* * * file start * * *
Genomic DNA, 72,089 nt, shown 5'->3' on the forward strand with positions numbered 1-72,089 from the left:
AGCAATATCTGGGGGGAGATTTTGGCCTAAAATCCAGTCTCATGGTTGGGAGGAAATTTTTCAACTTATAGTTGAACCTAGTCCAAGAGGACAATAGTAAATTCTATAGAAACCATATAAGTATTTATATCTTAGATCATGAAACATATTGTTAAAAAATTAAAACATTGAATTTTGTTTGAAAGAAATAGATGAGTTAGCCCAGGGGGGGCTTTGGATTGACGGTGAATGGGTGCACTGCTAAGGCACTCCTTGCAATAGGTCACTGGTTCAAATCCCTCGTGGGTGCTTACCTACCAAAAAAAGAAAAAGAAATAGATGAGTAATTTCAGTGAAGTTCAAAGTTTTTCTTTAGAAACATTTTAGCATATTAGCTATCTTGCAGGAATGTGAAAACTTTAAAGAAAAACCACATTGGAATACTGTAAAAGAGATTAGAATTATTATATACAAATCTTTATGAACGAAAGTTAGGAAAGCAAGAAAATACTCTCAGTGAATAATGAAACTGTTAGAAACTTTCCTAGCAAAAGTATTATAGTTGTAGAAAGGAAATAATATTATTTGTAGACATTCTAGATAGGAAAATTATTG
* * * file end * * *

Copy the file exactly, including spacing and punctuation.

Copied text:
Genomic DNA, 72,089 nt, shown 5'->3' on the forward strand with positions numbered 1-72,089 from the left:
AGCAATATCTGGGGGGAGATTTTGGCCTAAAATCCAGTCTCATGGTTGGGAGGAAATTTTTCAACTTATAGTTGAACCTAGTCCAAGAGGACAATAGTAAATTCTATAGAAACCATATAAGTATTTATATCTTAGATCATGAAACATATTGTTAAAAAATTAAAACATTGAATTTTGTTTGAAAGAAATAGATGAGTTAGCCCAGGGGGGGCTTTGGATTGACGGTGAATGGGTGCACTGCTAAGGCACTCCTTGCAATAGGTCACTGGTTCAAATCCCTCGTGGGTGCTTACCTACCAAAAAAAGAAAAAGAAATAGATGAGTAATTTCAGTGAAGTTCAAAGTTTTTCTTTAGAAACATTTTAGCATATTAGCTATCTTGCAGGAATGTGAAAACTTTAAAGAAAAACCACATTGGAATACTGTAAAAGAGATTAGAATTATTATATACAAATCTTTATGAACGAAAGTTAGGAAAGCAAGAAAATACTCTCAGTGAATAATGAAACTGTTAGAAACTTTCCTAGCAAAAGTATTATAGTTGTAGAAAGGAAATAATATTATTTGTAGACATTCTAGATAGGAAAATTATTG